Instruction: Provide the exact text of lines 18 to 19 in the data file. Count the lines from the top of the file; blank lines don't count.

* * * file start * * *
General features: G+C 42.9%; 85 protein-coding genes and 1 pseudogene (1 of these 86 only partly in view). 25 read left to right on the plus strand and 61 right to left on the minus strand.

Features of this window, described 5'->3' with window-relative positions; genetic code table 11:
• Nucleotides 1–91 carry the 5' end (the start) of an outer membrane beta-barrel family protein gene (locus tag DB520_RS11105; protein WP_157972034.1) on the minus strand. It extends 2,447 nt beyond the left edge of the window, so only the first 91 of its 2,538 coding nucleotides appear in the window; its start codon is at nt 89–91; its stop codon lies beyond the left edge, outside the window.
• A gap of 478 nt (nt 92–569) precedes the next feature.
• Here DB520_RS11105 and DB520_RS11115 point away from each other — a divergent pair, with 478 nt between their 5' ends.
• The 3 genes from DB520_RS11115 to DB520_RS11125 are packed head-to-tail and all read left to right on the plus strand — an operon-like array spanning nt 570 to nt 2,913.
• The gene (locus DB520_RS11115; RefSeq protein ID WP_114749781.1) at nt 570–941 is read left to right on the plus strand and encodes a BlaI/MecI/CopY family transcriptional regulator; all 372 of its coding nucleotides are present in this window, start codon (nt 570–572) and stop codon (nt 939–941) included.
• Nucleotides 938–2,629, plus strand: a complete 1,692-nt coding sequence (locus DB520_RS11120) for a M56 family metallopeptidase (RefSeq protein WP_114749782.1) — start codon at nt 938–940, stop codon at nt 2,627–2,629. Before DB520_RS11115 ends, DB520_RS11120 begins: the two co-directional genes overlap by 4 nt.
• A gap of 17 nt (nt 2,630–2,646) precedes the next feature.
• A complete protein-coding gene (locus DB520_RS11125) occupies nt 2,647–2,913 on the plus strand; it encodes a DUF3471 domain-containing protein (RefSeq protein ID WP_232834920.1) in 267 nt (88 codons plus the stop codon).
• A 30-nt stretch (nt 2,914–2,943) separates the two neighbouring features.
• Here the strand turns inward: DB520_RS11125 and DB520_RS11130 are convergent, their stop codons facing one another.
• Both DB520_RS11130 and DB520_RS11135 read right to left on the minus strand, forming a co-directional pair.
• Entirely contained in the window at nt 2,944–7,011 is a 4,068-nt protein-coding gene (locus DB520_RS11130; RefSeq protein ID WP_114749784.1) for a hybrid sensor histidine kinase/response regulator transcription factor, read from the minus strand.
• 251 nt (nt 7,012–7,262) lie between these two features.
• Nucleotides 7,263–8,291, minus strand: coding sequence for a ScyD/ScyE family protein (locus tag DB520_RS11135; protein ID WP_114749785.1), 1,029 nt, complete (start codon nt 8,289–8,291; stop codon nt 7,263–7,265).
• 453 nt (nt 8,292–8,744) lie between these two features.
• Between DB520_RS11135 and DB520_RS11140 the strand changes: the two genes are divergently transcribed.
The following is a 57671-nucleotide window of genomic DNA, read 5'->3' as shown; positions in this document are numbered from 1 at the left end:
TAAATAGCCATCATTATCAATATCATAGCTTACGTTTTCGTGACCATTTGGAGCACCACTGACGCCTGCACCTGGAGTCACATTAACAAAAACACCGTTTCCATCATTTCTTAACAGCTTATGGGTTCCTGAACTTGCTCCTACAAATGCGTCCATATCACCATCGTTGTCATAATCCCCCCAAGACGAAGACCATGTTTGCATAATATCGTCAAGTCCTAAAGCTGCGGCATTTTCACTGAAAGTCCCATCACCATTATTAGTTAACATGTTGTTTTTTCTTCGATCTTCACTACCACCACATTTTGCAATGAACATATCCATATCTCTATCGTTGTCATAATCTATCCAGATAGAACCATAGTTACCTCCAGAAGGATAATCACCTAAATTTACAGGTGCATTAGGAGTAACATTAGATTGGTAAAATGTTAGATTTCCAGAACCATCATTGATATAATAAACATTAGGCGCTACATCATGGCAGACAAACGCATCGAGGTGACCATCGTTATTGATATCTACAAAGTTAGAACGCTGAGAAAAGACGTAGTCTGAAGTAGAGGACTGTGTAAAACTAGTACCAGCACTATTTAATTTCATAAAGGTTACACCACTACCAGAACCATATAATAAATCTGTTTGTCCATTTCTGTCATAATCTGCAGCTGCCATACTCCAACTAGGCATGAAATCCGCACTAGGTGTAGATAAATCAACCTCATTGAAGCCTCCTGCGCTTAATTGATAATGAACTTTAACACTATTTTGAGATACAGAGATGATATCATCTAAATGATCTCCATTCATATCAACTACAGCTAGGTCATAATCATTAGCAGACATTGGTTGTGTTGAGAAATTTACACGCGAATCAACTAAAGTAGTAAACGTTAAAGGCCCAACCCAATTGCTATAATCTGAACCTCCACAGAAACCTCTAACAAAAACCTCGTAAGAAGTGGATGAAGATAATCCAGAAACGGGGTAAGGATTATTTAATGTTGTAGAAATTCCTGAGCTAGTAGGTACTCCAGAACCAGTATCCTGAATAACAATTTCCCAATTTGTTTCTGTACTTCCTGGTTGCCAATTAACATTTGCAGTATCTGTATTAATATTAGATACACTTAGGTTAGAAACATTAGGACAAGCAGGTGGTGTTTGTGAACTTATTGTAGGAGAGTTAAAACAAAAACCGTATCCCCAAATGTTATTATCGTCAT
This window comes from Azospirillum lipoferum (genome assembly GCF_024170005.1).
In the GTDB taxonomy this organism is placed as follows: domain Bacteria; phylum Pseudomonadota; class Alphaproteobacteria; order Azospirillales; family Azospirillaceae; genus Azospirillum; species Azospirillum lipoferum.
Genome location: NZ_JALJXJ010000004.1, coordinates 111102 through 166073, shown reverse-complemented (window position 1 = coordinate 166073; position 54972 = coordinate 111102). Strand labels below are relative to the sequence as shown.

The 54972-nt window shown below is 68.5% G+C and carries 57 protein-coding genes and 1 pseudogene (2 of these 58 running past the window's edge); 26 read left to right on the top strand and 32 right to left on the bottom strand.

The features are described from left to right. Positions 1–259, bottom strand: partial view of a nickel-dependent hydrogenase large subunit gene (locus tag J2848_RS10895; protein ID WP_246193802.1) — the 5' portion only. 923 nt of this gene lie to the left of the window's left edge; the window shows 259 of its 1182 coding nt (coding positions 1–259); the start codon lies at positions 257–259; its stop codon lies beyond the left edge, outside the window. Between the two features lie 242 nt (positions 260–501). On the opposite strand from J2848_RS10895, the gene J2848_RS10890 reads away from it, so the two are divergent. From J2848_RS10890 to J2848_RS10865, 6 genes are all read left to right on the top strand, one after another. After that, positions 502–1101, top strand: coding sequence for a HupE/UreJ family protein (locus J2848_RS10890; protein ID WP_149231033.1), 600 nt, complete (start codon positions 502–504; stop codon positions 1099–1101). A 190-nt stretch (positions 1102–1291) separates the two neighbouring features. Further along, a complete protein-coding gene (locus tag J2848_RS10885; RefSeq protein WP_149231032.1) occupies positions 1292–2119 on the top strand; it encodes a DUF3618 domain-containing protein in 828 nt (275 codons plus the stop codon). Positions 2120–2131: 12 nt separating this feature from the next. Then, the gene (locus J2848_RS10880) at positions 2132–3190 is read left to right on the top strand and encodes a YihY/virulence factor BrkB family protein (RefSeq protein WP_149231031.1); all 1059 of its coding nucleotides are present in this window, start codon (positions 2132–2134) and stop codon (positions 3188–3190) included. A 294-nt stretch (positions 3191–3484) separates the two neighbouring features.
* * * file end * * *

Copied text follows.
• Between DB520_RS11135 and DB520_RS11140 the strand changes: the two genes are divergently transcribed.
The following is a 57671-nucleotide window of genomic DNA, read 5'->3' as shown; positions in this document are numbered from 1 at the left end: